Chest X-ray PA view revealed bilateral fibrocavitory lesions confined mainly to upper lobes. Thinking of the diagnosis of multi drug resistant tuberculosis, sputum culture and sensitivity for mycobacterium tuberculosis was sent. He was started on empirical second line chemotherapy regimen comprising of Kanamycin, Isoniazid, Para amino salicylic acid, Ethionamide, Cycloserine and Ofloxacin according to weight.
15 days after starting the treatment, he got two episodes of seizures. He had no past history of any similar episode. Computed Tomograph head and cerebro spinal fluid(CSF) was within normal limits. So thinking cycloserine or ofloxacin to be the culprit, both drugs were stopped and prophylactic phenytoin was started. 20 days after the treatment with the remaining drugs, he was complaining of hearing impairment which was increasing slowly. Audiometry was suggestive of bilateral sensori-neural hearing loss. So kanamycin was stopped immediately thinking the side effect to be irreversible. The regimen was reduced to only three drugs to make the patient tolerate these drugs. But to make the condition worse, he was complaining of severe burning sensation in both hands and feet. Isoniazid, cycloserin and ethionamide were thought to be the culprits. He was referred to a neurologist and pyridoxine was given for relief. A trial of cycloserin and ofloxacin was given successively and he tolerated now without any seizure episode. So he was given a five drug regimen and he is still in follow up with clinical improvement.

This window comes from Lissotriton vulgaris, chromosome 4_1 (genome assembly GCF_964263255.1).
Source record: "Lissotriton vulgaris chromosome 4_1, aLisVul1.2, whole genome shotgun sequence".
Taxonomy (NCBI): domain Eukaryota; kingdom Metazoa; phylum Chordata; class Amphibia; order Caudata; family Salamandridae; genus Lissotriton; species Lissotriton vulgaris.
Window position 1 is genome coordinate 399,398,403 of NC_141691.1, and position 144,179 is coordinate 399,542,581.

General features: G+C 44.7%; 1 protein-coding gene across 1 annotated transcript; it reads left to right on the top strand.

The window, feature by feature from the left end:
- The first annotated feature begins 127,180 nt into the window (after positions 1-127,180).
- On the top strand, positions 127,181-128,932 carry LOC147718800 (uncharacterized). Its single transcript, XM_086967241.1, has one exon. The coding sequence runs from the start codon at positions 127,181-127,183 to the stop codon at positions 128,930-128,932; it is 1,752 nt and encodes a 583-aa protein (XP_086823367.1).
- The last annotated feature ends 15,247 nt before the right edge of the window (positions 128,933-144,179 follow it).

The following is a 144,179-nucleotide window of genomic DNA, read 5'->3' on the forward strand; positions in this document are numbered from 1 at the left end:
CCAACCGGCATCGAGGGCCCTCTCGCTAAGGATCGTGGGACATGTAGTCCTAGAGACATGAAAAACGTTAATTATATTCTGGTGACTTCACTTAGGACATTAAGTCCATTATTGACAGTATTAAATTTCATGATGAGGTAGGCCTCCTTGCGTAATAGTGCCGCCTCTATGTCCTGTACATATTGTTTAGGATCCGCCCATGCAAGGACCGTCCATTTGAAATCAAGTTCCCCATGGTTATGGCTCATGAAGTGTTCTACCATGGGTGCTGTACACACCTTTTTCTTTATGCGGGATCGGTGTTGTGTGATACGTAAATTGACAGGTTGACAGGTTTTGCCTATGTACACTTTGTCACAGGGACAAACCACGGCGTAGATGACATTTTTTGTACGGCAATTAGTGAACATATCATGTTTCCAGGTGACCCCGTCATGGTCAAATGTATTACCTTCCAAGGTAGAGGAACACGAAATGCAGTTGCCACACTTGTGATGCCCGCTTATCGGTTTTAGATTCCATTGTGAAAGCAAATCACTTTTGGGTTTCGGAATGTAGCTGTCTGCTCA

Multi drug resistant tuberculosis (MDR-TB) is a growing hazard to human health world wide. MDR-TB is suspected if sputum is persistently positive for acid fast bacilli with clinical and radiological deterioration after multiple courses of irregular/regular treatment. MDR tuberculosis is defined as disease due to
Second line drugs are frequently associated with very high rates of unacceptable adverse drug reactions, needing frequent interruption and change of regimen. Some authors reported that 41% patients, experienced some side effects and only 21.1% patients required stoppage or change of drug in their study of 39 patients of MDR-TB5.